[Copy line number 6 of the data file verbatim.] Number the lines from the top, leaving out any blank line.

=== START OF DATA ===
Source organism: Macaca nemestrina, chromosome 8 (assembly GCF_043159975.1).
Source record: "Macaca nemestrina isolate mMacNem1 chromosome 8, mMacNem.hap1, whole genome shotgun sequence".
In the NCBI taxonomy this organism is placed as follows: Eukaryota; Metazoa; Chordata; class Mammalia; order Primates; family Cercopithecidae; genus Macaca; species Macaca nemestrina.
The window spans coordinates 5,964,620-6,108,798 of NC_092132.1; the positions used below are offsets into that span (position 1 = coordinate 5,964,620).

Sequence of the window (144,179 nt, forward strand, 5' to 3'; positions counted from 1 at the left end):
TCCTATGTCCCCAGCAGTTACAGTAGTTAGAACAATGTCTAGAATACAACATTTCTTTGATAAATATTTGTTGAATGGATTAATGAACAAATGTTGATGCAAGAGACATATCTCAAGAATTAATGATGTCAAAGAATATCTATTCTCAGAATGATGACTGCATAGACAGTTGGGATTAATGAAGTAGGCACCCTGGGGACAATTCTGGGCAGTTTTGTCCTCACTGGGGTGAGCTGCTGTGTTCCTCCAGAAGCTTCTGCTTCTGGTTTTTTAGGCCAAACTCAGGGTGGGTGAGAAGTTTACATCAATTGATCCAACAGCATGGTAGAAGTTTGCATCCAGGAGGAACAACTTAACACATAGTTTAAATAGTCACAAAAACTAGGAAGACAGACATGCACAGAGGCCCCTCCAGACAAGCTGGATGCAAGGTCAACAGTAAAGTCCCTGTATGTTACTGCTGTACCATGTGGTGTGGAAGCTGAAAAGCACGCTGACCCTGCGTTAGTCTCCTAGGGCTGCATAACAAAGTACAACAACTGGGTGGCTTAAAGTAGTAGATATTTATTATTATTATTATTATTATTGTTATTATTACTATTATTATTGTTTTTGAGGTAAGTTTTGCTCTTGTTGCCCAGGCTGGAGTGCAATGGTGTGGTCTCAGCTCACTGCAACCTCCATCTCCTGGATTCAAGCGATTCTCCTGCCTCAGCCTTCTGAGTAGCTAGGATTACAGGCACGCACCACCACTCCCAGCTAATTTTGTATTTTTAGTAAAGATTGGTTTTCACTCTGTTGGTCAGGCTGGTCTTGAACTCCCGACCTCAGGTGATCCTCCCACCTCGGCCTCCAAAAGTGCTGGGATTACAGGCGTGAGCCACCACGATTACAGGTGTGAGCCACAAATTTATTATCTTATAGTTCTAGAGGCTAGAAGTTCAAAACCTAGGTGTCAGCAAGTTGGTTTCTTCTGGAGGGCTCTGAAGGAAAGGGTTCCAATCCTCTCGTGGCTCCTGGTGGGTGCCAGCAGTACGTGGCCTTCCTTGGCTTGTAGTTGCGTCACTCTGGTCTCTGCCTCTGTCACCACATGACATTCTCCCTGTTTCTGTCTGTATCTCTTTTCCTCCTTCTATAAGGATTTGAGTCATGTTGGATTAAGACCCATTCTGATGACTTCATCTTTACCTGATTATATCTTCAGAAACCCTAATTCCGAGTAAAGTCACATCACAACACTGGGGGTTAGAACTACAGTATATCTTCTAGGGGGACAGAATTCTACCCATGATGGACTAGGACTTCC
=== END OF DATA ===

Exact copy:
TCCTATGTCCCCAGCAGTTACAGTAGTTAGAACAATGTCTAGAATACAACATTTCTTTGATAAATATTTGTTGAATGGATTAATGAACAAATGTTGATGCAAGAGACATATCTCAAGAATTAATGATGTCAAAGAATATCTATTCTCAGAATGATGACTGCATAGACAGTTGGGATTAATGAAGTAGGCACCCTGGGGACAATTCTGGGCAGTTTTGTCCTCACTGGGGTGAGCTGCTGTGTTCCTCCAGAAGCTTCTGCTTCTGGTTTTTTAGGCCAAACTCAGGGTGGGTGAGAAGTTTACATCAATTGATCCAACAGCATGGTAGAAGTTTGCATCCAGGAGGAACAACTTAACACATAGTTTAAATAGTCACAAAAACTAGGAAGACAGACATGCACAGAGGCCCCTCCAGACAAGCTGGATGCAAGGTCAACAGTAAAGTCCCTGTATGTTACTGCTGTACCATGTGGTGTGGAAGCTGAAAAGCACGCTGACCCTGCGTTAGTCTCCTAGGGCTGCATAACAAAGTACAACAACTGGGTGGCTTAAAGTAGTAGATATTTATTATTATTATTATTATTATTGTTATTATTACTATTATTATTGTTTTTGAGGTAAGTTTTGCTCTTGTTGCCCAGGCTGGAGTGCAATGGTGTGGTCTCAGCTCACTGCAACCTCCATCTCCTGGATTCAAGCGATTCTCCTGCCTCAGCCTTCTGAGTAGCTAGGATTACAGGCACGCACCACCACTCCCAGCTAATTTTGTATTTTTAGTAAAGATTGGTTTTCACTCTGTTGGTCAGGCTGGTCTTGAACTCCCGACCTCAGGTGATCCTCCCACCTCGGCCTCCAAAAGTGCTGGGATTACAGGCGTGAGCCACCACGATTACAGGTGTGAGCCACAAATTTATTATCTTATAGTTCTAGAGGCTAGAAGTTCAAAACCTAGGTGTCAGCAAGTTGGTTTCTTCTGGAGGGCTCTGAAGGAAAGGGTTCCAATCCTCTCGTGGCTCCTGGTGGGTGCCAGCAGTACGTGGCCTTCCTTGGCTTGTAGTTGCGTCACTCTGGTCTCTGCCTCTGTCACCACATGACATTCTCCCTGTTTCTGTCTGTATCTCTTTTCCTCCTTCTATAAGGATTTGAGTCATGTTGGATTAAGACCCATTCTGATGACTTCATCTTTACCTGATTATATCTTCAGAAACCCTAATTCCGAGTAAAGTCACATCACAACACTGGGGGTTAGAACTACAGTATATCTTCTAGGGGGACAGAATTCTACCCATGATGGACTAGGACTTCC